Anita Jones, Curator of Decorative Arts for Textiles
In earlier centuries, lace was more than a frilly trim or symbol of feminine seduction. Men wore lace as a sign of status and rank in the Church, as well as in court circles. The need for lace decoration on altar covers, ritual cloths, and liturgical vestments made the Church a major patron of lace-making.
This lace flounce once graced the bottom of an ecclesiastic robe called an alb. It is a continuous band of Milanese bobbin lace over 16 inches high and 144 inches in circumference. In this type of bobbin lace, the cloth work (solid areas) and the ground (net) are made separately, thus allowing the work required to produce such large-scale items to be divided into manageable sections.
While scrolls and flowers are typical of Milanese lace, sections of this flounce indicate a special commission for a churchman of some status. On one side, the lace makers recreated a dramatic version of The Vision of St. Paul, depicting the moment in which Saul, a persecutor of Christians, has a vision of the risen Christ. The experience results in his conversion to Christianity and eventual martyrdom as Paul.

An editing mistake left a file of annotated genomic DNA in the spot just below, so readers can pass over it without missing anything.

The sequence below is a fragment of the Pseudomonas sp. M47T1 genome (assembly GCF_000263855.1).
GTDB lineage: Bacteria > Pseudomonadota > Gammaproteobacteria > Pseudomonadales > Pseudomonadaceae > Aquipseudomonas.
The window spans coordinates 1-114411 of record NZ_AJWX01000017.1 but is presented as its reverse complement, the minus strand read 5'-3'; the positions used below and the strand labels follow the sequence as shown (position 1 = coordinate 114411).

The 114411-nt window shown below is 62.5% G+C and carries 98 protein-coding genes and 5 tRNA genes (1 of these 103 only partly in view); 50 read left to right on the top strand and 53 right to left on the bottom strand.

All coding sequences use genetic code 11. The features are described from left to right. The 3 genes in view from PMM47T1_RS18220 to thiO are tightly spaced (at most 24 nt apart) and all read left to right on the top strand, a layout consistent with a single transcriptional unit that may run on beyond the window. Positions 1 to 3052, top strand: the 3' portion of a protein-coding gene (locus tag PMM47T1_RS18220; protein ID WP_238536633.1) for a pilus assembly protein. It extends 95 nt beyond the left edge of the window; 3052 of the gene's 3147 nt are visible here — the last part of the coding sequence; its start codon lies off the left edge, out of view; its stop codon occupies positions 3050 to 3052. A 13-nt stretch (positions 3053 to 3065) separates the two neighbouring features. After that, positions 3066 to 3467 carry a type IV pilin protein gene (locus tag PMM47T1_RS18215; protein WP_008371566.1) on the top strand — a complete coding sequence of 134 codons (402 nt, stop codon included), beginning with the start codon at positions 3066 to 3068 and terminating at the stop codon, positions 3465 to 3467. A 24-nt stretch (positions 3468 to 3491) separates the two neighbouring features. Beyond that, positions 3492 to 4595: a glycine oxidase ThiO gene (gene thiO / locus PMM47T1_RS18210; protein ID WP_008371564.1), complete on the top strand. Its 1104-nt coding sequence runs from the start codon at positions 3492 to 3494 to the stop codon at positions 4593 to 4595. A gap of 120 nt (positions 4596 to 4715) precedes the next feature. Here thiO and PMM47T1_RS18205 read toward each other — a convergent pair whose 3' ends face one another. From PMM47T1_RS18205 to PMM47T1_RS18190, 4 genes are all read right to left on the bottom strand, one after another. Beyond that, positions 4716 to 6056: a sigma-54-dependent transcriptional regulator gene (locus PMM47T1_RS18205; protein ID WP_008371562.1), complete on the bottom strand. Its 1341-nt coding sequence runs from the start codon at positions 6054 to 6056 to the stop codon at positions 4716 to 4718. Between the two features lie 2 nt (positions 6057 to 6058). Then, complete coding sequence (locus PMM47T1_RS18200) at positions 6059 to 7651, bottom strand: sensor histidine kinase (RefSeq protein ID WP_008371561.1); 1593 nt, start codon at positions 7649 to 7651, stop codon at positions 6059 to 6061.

Despite the lack of color in the lace, the details of clothing, faces, horses, bridles and other elements are discernible through the use of different stitches. This powerful representation of faith may also have had a personal connection to the clergyman wearing it.
The other side of this flounce reveals an elaborate coat of arms, a privilege shared by the aristocracy and the Church. Coats of arms are not infrequent in Milanese laces, but required special designs and resulted in increased cost. Unfortunately, the identity of the owner remains a mystery. Claribel and Etta Cone, who purchased the alb flounce in Paris in 1926, believed the arms to be those of a Cardinal. However, according to the rules of ecclesiastical heraldry, 12 tassels (fiocchi) on each side of the hat (galero) and of a different color than the hat (indicated here by the use of different stitches) indicate a cleric of a different rank. Other secular motifs, such as the crowned eagle, signifying imperial power, and the lion passant (walking), associated with royalty, seem to indicate a connection to a powerful family, who might have sought to cement their social and political status by positioning one of their members in the Church hierarchy.
BMA Voices is an insider’s exploration of The Baltimore Museum of Art collection through the eyes of its curators, conservators, and registrars. Featuring a new object every day during the BMA’s 100 Day Celebration, the project will highlight some favorite, amusing, unusual, and obscure objects.